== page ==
In July 2008, we implemented regulation changes to the Ticket to Work (TTW) program to increase the financial incentives for service providers to participate in the program. This report compares the characteristics and outcomes of two groups of TTW participants – those who assigned their Tickets before we implemented the revised regulations, and those who assigned their Tickets after. In this report, we assess whether the group that assigned their Tickets before the regulation changes is the same or different from the group that assigned their Tickets after in terms of the characteristics of beneficiaries, the types and intensity of services received, the employment expectations and outcomes of TTW participants, and participant satisfaction with TTW. We also provide updated information about the characteristics and employment-related outcomes of TTW participants based on data in the 2010 National Beneficiary Survey (NBS), analogous to the detailed statistics on TTW participants based on earlier rounds of the NBS and presented in previous TTW evaluation reports.
We have summarized the major findings of this paper in a disability policy brief, “Ticket to Work Participants: Then and Now.”
In this paper, we provide a description of the sampling design and the data collection activities for Round 4 (2010) of the Social Security Administration (SSA) National Beneficiary Survey (NBS). The NBS collects data from a national sample of working-age (age 18 to 64) DI and SSI beneficiaries and a sample of TTW participants. We have completed four rounds of the NBS, in 2004, 2005, 2006, and 2010. In this paper, we update the descriptive statistics from the appendices to earlier TTW evaluation reports. In this paper we do not analyze the NBS data, but rather provide a data resource to support the analyses conducted in other papers for the seventh report. It also provides general statistics for Social Security beneficiaries with disabilities and TTW program participants.
Third WIPA Evaluation Report:
Third WIPA Evaluation Report Part 1: “Evaluation of Recent Experience of the Work Incentives Planning and Assistance (WIPA) Program: Beneficiaries Served, Services Provided and Program Costs,” Final Report
This report presents findings on the activities of the 103 organizations receiving Social Security Administration grants under the Work Incentives Planning and Assistance (WIPA) program from April 1, 2010 to March 31, 2011. The WIPA program was established in 2006 and was tasked by the agency to "disseminate accurate information to beneficiaries with disabilities ….about work incentives programs and issues related to such programs," with the ultimate goal of such assistance being to “assist SSA beneficiaries with disabilities succeed in their return to work efforts.” The findings presented in this report update results presented in the Second WIPA Evaluation Report. This report follows beneficiaries who first contacted a WIPA project from April 1, 2010, to March 31, 2011 and documents the characteristics of those who use WIPA services. It also documents the work incentives, benefits, and services that community work incentive coordinators discussed with or suggested to beneficiaries and assesses the extent to which beneficiaries who enrolled in WIPA services had sustained contact with WIPA projects. Finally, this report relates output measures, such as the number of beneficiaries enrolled in WIPA, to the amount of funding each WIPA project receives to determine its relative performance.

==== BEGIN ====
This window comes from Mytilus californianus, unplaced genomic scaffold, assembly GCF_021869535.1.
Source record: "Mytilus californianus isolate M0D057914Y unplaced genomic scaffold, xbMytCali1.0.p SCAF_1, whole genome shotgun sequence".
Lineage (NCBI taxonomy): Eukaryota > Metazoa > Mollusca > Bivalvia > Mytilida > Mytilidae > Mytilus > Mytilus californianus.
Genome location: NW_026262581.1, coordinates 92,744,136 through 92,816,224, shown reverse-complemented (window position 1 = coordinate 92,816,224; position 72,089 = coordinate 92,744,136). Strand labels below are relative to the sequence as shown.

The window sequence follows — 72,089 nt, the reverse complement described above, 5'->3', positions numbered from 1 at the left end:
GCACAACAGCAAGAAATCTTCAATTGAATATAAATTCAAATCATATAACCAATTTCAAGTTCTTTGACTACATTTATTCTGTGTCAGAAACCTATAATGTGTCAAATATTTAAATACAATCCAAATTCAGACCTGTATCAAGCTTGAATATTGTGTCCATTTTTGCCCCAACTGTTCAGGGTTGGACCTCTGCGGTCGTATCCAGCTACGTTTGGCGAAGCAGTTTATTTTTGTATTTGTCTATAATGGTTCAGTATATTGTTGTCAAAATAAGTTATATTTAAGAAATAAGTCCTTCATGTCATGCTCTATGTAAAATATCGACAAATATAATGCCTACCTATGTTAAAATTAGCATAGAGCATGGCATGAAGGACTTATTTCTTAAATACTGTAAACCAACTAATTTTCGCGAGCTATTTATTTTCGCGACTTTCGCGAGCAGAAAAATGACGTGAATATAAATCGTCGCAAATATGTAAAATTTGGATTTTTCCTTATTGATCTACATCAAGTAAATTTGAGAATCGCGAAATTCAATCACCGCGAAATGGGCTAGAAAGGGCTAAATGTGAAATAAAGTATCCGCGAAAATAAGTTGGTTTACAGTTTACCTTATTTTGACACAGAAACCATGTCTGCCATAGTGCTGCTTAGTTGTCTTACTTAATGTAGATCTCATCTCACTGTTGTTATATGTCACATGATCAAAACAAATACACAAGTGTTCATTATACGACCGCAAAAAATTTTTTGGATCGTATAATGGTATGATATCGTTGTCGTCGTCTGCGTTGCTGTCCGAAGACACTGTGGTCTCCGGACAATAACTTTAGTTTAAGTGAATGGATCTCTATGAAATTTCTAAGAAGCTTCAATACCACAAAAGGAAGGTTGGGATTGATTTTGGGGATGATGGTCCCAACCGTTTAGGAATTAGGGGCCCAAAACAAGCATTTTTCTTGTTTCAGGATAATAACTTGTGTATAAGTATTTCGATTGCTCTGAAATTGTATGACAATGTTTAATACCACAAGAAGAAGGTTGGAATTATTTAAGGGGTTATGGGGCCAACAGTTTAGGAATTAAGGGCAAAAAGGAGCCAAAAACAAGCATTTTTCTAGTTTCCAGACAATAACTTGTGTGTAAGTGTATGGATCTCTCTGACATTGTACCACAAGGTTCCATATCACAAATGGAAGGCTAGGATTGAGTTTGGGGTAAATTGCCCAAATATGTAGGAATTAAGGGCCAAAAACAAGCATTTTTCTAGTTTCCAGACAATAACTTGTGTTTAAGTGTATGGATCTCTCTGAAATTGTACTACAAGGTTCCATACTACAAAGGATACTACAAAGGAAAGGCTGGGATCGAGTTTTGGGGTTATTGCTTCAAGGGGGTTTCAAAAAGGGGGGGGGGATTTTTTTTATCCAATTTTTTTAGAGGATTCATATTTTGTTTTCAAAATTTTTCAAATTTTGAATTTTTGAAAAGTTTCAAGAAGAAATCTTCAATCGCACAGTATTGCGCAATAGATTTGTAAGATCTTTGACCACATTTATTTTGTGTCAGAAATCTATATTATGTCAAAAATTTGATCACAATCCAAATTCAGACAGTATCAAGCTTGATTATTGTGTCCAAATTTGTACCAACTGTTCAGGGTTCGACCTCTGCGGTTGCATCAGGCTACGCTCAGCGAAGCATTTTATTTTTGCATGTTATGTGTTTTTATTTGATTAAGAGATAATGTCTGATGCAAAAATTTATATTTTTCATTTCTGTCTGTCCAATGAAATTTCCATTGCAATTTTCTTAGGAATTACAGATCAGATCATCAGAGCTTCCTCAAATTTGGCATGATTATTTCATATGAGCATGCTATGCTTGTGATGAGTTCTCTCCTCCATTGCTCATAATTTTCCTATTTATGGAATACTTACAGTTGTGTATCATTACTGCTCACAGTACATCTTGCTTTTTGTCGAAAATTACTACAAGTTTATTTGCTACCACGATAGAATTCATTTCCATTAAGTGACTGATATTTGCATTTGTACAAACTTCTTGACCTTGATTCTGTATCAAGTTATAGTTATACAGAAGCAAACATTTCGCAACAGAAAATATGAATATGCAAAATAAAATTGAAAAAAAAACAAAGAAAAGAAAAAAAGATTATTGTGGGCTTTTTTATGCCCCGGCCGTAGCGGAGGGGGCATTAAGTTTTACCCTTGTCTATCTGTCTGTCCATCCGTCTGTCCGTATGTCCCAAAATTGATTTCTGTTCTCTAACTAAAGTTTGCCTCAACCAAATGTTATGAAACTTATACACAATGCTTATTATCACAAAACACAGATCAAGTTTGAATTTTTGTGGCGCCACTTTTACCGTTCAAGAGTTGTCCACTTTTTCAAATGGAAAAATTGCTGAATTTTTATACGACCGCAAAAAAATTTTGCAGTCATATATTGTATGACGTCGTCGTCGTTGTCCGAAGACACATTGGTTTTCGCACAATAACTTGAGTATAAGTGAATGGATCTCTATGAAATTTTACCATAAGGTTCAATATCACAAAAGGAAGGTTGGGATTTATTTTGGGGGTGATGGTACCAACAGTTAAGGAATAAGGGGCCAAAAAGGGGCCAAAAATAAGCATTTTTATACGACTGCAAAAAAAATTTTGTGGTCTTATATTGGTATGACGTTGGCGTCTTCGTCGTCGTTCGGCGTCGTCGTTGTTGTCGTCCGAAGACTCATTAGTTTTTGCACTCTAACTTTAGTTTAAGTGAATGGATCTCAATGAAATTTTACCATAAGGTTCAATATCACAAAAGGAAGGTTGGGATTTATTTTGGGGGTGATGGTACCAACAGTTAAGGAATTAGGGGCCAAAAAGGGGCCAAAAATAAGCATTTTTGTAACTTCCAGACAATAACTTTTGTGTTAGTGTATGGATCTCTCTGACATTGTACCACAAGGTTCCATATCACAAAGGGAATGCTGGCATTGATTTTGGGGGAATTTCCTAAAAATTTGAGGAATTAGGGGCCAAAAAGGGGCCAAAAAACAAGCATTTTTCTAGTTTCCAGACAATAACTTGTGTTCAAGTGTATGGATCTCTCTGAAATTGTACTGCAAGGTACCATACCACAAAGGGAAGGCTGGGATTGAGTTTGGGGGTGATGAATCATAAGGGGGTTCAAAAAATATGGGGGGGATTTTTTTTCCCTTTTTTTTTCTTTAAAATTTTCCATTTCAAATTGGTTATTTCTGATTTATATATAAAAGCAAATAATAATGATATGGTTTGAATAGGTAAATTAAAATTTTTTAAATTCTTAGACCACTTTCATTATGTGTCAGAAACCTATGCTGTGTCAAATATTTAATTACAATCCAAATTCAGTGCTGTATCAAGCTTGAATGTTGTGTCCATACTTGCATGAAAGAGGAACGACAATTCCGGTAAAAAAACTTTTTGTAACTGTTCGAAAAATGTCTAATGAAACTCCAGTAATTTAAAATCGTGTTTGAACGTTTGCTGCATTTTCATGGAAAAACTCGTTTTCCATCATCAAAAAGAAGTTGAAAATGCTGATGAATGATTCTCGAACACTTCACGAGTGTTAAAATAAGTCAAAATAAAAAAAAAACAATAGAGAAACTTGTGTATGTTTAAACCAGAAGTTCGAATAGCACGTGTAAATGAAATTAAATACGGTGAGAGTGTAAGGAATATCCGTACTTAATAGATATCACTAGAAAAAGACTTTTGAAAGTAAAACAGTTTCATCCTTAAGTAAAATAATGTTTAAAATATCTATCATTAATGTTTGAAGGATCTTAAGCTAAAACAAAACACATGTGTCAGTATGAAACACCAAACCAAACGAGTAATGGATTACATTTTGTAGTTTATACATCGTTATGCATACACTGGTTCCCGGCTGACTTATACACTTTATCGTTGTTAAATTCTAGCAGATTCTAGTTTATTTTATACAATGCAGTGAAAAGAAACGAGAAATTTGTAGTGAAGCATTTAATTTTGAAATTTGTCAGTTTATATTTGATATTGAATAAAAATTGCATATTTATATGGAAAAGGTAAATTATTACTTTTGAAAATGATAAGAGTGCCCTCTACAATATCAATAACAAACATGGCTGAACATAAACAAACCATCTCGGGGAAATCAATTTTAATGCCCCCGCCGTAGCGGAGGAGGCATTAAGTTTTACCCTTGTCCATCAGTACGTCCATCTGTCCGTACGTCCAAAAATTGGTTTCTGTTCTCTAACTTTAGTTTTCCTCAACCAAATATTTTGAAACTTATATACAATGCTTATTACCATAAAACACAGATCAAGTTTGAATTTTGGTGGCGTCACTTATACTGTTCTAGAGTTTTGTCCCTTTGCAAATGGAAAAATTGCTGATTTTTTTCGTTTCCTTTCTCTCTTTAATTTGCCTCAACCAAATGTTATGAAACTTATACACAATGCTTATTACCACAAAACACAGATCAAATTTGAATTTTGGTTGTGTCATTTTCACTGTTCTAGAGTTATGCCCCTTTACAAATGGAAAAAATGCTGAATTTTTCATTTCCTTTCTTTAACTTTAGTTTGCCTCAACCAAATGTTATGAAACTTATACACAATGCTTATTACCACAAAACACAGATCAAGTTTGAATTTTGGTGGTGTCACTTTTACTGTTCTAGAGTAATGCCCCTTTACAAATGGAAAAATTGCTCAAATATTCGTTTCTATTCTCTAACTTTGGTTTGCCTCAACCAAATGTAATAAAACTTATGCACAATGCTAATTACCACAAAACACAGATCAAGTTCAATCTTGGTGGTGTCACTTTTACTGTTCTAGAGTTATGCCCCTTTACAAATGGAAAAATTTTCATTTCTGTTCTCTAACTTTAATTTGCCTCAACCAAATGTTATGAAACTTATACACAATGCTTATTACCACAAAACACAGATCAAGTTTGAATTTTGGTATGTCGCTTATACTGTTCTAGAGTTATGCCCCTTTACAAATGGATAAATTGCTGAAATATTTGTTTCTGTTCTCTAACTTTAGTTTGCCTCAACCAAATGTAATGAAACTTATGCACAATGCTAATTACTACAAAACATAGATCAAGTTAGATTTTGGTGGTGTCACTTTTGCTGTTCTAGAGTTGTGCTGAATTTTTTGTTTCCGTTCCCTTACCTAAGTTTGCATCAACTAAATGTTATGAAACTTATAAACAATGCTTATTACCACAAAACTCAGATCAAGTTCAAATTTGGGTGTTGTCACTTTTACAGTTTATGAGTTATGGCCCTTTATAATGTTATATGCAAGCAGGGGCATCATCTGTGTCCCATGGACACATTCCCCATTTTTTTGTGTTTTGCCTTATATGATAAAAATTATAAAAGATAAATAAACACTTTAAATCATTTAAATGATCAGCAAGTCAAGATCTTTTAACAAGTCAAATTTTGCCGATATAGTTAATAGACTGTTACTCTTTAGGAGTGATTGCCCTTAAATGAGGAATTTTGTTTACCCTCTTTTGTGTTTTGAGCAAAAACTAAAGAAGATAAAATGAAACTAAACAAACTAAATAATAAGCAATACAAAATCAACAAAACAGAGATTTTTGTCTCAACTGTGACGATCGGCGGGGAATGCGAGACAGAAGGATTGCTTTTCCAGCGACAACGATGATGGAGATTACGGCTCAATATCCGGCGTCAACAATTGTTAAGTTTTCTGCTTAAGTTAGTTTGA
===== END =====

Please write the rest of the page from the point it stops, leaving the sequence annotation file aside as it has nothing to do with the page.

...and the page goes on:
Third WIPA Evaluation Report Part 2: “Employment-Related Outcomes of a Recent Cohort of Work Incentives Planning and Assistance (WIPA) Program Enrollees,” Final Report
We based the findings presented in the original version of this report in part on data from the 2010 Ticket Research File (TRF). After we approved the report, the agency revised the variables in the 2010 TRF reflecting nonpayment status following a suspension or termination because of work (NSTW). In this version of the report, we have updated the original findings using the revised variables. Although specific statistics related to NSTW and benefits forgone for work have changed slightly, the general findings and conclusions of the report have not changed. [Posted: February 2013.]
This report presents an analysis of beneficiaries who first enrolled for Work Incentives Planning and Assistance (WIPA) services between October 1, 2009, and March 31, 2010. We based the analysis on data collected by the individual WIPA programs matched to our records. The findings include the services they received, their use of social security work supports, employment, earnings, benefit reductions due to earnings, and the likelihood that they left the disability rolls during the period following WIPA program entry and the end of December 2010.